Monday, February 12, 2018

Luke 14:28 - Scripture Study: Counting the Cost is a great website for me to select good books to read and to track my reading.  Each year they have a reading challenge.  Members of the site are encouraged to set a reading goal for the year and post that goal on the site.  At the end of the 2017 I noticed that the percentage of those who finish their goal is very small.  Here are the statistics.  

Books Pledged144,787,640
Books Finished45,833,780
Avg. Books Pledged45
Challenges Completed504,764

You will notice that only about 1.6% of the people completed the challenge that they set for themselves.  So, do we say that 98% of the people failed?   I don’t think so.  If you look, there were over 45 million books read.  This is fantastic!  I wouldn’t call anyone a failure that set a goal, read some books, and came up short of their goal.  The real failure would have been not starting at all.  Perhaps the average goal of reading 45 books in a year is much too high.  Many people can read a book a week, but for some of us, we can’t get through that many.  If each person sets a realistic goal based on their circumstances then, as they work toward that goal, they are winning.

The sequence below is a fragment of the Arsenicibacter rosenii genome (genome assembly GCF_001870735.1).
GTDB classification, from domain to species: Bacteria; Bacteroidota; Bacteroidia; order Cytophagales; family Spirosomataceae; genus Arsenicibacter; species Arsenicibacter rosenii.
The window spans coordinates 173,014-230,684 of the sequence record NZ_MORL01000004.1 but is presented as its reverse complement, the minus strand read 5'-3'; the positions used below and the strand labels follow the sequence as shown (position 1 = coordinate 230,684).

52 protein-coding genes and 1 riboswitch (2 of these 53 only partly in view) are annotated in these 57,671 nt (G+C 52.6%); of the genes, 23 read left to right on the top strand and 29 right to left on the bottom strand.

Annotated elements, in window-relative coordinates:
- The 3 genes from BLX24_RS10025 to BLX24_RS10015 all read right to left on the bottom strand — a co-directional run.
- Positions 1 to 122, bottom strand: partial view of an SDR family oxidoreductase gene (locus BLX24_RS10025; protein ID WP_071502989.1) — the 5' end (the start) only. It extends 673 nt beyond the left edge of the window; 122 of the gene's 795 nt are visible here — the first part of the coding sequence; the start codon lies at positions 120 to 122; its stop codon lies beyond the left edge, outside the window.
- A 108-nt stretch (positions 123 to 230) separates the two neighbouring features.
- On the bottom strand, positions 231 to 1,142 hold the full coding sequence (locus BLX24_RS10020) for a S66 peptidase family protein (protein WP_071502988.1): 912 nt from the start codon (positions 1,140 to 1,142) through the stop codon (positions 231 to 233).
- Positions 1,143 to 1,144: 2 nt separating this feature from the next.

This reminds me of the scripture in Luke 14:28 which says:  

28 For which of you, intending to build a tower, sitteth not down first, and counteth the cost, whether he have sufficient to finish it? 

For many of us, we don’t sit down and out the cost before we set our goals.  Can we realistically expect to read for an hour a day?  Some can, but many can’t.  What is the solution?  Perhaps it would help to set shorter term goals.  Is it better to set goals quarterly? monthly?  or daily?  We could avoid some of the personal guilt or frustration that comes when we fall short of our goals if we will simply “count the cost” before we begin.  Many of us think we can accomplish more on a day to day basis than we really can, but we underestimate what we can accomplish in a year if we have daily habits that contribute to our goals.   

Some people use the acronym SMART when they set goals.  The “R” in SMART reminds us to set reasonable/realistic/rational goals.  Part of what makes a goal reasonable is for us to look carefully at what it will take to meet that goal and evaluate if we really have time each day to do those things which will develop into habits that will lead to success.  

How do we apply this to scripture study?  Elder Richard G. Scott said:

"Don’t yield to Satan’s lie that you don’t have time to study the scriptures. Choose to take time to study them. Feasting on the word of God each day is more important than sleep, school, work, television shows, video games, or social media. You may need to reorganize your priorities to provide time for the study of the word of God. If so, do it!" (Richard G. Scott, "Make Exercise of Faith Your First Priority", October 2014 LDS General Conference)

It all comes down to this simple phrase:  Win the Day!